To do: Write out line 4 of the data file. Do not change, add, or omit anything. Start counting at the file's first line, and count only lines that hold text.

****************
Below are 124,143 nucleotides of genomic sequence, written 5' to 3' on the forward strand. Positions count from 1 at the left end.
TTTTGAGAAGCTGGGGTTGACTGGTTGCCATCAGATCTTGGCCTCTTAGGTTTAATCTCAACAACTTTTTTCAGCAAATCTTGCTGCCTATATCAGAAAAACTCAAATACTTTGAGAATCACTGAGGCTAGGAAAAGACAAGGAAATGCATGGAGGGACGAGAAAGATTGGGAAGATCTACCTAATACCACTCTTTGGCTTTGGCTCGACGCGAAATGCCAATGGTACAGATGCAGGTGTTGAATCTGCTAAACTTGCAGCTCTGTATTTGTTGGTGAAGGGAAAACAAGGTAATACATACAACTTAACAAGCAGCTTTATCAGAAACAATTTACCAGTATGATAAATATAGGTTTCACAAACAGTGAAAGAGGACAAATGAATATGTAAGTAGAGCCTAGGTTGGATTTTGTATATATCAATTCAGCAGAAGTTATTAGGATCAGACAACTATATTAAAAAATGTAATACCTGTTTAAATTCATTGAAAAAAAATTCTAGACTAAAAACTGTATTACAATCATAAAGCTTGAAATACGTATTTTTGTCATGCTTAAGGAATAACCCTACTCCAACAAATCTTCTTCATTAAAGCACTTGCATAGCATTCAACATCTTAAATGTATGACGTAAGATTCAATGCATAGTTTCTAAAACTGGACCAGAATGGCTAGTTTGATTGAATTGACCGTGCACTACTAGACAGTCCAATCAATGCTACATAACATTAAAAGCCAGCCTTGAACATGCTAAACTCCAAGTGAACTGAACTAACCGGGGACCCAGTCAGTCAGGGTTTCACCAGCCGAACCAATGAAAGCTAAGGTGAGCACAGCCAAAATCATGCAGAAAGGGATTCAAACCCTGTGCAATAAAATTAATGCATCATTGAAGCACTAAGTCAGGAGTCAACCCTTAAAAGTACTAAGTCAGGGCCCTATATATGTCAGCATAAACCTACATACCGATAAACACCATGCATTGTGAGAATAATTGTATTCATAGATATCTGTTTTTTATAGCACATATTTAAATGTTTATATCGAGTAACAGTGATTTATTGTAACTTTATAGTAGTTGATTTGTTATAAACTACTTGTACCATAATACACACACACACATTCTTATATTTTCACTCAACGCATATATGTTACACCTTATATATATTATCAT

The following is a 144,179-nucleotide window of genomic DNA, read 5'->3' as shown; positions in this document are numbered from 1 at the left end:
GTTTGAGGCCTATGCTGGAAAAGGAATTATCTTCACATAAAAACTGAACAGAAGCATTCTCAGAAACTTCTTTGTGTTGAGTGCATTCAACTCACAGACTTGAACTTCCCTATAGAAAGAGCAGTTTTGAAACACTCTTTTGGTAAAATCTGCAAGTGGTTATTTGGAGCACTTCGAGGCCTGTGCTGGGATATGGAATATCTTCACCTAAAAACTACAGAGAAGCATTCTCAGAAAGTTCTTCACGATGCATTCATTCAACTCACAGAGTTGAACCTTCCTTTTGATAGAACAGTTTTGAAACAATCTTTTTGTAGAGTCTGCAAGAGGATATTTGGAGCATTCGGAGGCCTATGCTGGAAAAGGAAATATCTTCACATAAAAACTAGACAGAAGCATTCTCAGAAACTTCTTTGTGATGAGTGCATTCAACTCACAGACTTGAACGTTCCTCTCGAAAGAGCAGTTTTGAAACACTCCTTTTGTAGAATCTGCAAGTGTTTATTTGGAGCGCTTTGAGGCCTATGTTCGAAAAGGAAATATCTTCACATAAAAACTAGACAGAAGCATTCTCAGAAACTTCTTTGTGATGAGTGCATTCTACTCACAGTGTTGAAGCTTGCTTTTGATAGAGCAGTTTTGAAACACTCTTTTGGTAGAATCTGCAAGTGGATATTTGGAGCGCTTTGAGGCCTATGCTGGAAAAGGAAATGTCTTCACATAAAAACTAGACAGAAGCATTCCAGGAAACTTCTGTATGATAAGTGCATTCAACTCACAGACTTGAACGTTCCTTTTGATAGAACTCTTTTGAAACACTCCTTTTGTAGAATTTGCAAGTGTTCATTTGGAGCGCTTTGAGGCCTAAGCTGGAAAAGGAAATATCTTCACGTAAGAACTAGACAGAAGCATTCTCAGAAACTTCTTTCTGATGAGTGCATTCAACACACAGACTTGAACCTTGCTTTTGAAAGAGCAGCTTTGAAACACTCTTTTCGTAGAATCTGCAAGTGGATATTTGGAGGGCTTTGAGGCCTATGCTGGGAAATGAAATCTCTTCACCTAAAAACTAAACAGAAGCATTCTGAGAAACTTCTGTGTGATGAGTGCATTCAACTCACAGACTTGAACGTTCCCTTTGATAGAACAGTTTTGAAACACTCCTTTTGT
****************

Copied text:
GTTTGAGGCCTATGCTGGAAAAGGAATTATCTTCACATAAAAACTGAACAGAAGCATTCTCAGAAACTTCTTTGTGTTGAGTGCATTCAACTCACAGACTTGAACTTCCCTATAGAAAGAGCAGTTTTGAAACACTCTTTTGGTAAAATCTGCAAGTGGTTATTTGGAGCACTTCGAGGCCTGTGCTGGGATATGGAATATCTTCACCTAAAAACTACAGAGAAGCATTCTCAGAAAGTTCTTCACGATGCATTCATTCAACTCACAGAGTTGAACCTTCCTTTTGATAGAACAGTTTTGAAACAATCTTTTTGTAGAGTCTGCAAGAGGATATTTGGAGCATTCGGAGGCCTATGCTGGAAAAGGAAATATCTTCACATAAAAACTAGACAGAAGCATTCTCAGAAACTTCTTTGTGATGAGTGCATTCAACTCACAGACTTGAACGTTCCTCTCGAAAGAGCAGTTTTGAAACACTCCTTTTGTAGAATCTGCAAGTGTTTATTTGGAGCGCTTTGAGGCCTATGTTCGAAAAGGAAATATCTTCACATAAAAACTAGACAGAAGCATTCTCAGAAACTTCTTTGTGATGAGTGCATTCTACTCACAGTGTTGAAGCTTGCTTTTGATAGAGCAGTTTTGAAACACTCTTTTGGTAGAATCTGCAAGTGGATATTTGGAGCGCTTTGAGGCCTATGCTGGAAAAGGAAATGTCTTCACATAAAAACTAGACAGAAGCATTCCAGGAAACTTCTGTATGATAAGTGCATTCAACTCACAGACTTGAACGTTCCTTTTGATAGAACTCTTTTGAAACACTCCTTTTGTAGAATTTGCAAGTGTTCATTTGGAGCGCTTTGAGGCCTAAGCTGGAAAAGGAAATATCTTCACGTAAGAACTAGACAGAAGCATTCTCAGAAACTTCTTTCTGATGAGTGCATTCAACACACAGACTTGAACCTTGCTTTTGAAAGAGCAGCTTTGAAACACTCTTTTCGTAGAATCTGCAAGTGGATATTTGGAGGGCTTTGAGGCCTATGCTGGGAAATGAAATCTCTTCACCTAAAAACTAAACAGAAGCATTCTGAGAAACTTCTGTGTGATGAGTGCATTCAACTCACAGACTTGAACGTTCCCTTTGATAGAACAGTTTTGAAACACTCCTTTTGT